While several of us here at Rogue Planet write steadily about the UFO phenomenon, we will be the first to admit that the topic in general, along with its many sub-topics, are ripe with controversy, hoaxes, and straight-up fraud. And while we pride ourselves on covering the most credible UFO cases we possibly can, we thought we’d take a moment to keep you up to speed with which cases and topics to steer clear of if you are diving into the UFO/Alien pool for the very first time…
The Alien Autopsy Video
While many different alien autopsy films made the rounds on the internet, one in particular made international news when Fox aired a special called, Alien Autopsy: Fact or Fiction.
Turns out… it was 100% fiction.
Word came out in 2006, when the creators of the film, Ray Santilli and Gary Shoefield, finally admitted that they had hoaxed the entire thing.
Many who have surfed Youtube still believe the film to be authentic. We’re here to tell you that if there were an alien autopsy film that were real, something tells us Fox wouldn’t be the first to create a special on it.
The Jonathan Reed Video
In 1996, Dr. Jonathan Reed claimed that he had encountered an alien in the woods near his home. This alien had killed Reed’s dog. In retaliation, Reed hit the alien over the head with a branch from a nearby tree. Reed just so happened to have a video camera with him at the time, and filmed the alien’s craft, the half-dead alien itself, and his personal examination of it when he dragged it back to his home.
The video instantly went viral, the world torn on whether or not this was all staged or not. Well… the answer soon came to light in 2010, when the hosts a television show, “Fact or Fake: Paranormal Files” investigated the video. They were able to duplicate it almost shot or shot, and also performed a voice analysis stress test on Reed. The test proved that Reed was being extremely deceptive. While this doesn’t prove a hoax, the evidence points to fraud as Reed charges astronomical fees to attend lectures he gives about his experience, and his messages about humanity. Do us a favor… don’t friend him on Facebook. For your own good.
You’ve probably seen his photos and videos floating (hovering?) around the internet, as they are some of the most popular (and clear) images of UFOs ever taken. Meier also claimed contact with aliens many, many times. These aliens told him of future destruction, and that he was a messenger that needed to get the word to the masses. Meier became a poster child for the contactee movement. But it would seem that his photos, videos, and messages were indeed a little too good to be true.
Many skeptics have duplicated Meier’s photos time and time again. Even Meier’s ex-wife claims that every photo and video were hoaxed. Since the mid 70’s, Meier has amassed a huge following of believers that remains even today. Many photo-analysis experts have been able to debunk Meier’s photos, deducing that they are nothing more than models created from simple house-hold items.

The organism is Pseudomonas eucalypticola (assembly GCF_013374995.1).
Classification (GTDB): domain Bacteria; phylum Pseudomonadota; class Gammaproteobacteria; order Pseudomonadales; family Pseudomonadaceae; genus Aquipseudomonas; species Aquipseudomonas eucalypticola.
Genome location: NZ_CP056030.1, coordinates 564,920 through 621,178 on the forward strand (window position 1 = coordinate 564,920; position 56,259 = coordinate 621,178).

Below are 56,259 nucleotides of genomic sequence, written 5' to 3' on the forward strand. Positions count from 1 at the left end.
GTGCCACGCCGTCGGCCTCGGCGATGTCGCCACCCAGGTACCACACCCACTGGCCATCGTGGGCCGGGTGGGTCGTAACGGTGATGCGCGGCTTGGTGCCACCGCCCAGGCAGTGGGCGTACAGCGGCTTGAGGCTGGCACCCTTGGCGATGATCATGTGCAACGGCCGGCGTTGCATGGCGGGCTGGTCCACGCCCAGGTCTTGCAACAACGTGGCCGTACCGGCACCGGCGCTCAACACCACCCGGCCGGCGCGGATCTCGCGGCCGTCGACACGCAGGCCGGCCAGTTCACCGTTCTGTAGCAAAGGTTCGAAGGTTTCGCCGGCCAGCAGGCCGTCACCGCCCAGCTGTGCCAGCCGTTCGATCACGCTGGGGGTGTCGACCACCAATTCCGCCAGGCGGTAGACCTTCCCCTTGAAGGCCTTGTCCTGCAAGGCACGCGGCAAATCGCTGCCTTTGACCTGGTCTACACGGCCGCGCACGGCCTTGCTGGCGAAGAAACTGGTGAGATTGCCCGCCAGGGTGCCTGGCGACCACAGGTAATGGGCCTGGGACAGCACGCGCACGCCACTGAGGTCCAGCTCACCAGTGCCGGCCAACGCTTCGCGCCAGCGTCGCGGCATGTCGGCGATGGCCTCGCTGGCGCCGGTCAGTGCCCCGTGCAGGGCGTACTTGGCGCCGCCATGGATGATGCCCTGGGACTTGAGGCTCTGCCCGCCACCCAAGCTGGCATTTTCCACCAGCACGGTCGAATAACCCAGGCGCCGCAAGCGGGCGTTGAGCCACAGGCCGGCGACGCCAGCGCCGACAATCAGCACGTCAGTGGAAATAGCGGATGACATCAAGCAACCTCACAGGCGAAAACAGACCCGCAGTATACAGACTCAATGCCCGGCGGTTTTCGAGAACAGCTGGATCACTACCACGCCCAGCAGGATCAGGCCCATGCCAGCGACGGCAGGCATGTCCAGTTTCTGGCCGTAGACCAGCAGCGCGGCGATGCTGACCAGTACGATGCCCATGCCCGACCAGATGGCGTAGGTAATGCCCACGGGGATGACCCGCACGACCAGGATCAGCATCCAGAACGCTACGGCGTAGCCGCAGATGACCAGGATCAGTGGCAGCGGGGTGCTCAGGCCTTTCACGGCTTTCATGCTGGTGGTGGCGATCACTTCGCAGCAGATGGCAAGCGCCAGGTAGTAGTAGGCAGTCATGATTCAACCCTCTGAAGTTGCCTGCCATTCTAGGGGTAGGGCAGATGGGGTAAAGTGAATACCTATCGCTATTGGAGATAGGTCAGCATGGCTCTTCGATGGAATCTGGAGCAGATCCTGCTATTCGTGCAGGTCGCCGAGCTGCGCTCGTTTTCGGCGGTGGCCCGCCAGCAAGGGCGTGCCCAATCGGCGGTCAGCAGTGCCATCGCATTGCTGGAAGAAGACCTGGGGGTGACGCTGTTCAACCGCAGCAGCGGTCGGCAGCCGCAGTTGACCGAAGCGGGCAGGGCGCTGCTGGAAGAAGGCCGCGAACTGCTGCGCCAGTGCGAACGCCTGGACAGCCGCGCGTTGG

Michael Horn, the self-proclaimed publicist for Meier, still alleges that everything Meier claims is true, and despite the evidence, continues to spread the hoax as far as he possibly can. One may wonder what’s in it for Horn? I think we all know that answer to that, so I’ll spare you.
The McPherson Tape
Before The Blair Witch Project, there was The McPherson Tape. I still remember watching this special air on television as a child, and it scared the ever-loving hell out of me. Many people in the UFO community saw this film as being not only real, but solid proof that aliens were actually abducting humans.
But it wasn’t long before the creator’s of the film came forward, going so far as to produce photos of the alien costumes from the “found footage” along with detailed blueprints of the “spaceship” featured in the tape. Many of the “family” members in the film have also been exposed as actors, being seen in many television programs and movies after the first airing of The McPherson Tape.
Despite this, the film continues to spread across the digital highways, believers clinging to it as the most authentic evidence of alien abduction to date. I mean… come on, guys/gals. No. Just no.
These beautiful formations have been an English staple for many decades now, sparking much debate across the world. Many movies have even implemented the phenomenon into their alien-themed movie, most notably that of the M. Night Shyamalan film, Signs.
It wasn’t until 1991, that Doug Bower and Dave Chorley, two Englishman, admitted having created many of the intricate designs found in the fields across the English countrysides. They even explained just exactly how they created many of them. The process spread, and many across the globe have been caught in the act creating them, some even facing legal charges for trespassing and tampering with private property.
There are those who still believe these designs are alien-created, saying that any human’s who have claimed they made them are simply a cover story for the actual ET hand behind the phenomenon. Either way, they make for awesome wallpapers for your desktop.
While there seems to be a genuine mystery behind the UFO phenomenon, there is no arguing that there are those who have used the mystery and intrigue for their own personal gain, feeding off the fear and desperation from those who want nothing more than to believe. And while hoaxes and frauds will always be a part of this deeply enigmatic topic, all we can truly do is sift through the noise, find the signal, and continue to check out sources. Then, and only then, perhaps we can start to find answers.
Also… it was a mummy, Jaime. Let it go, man.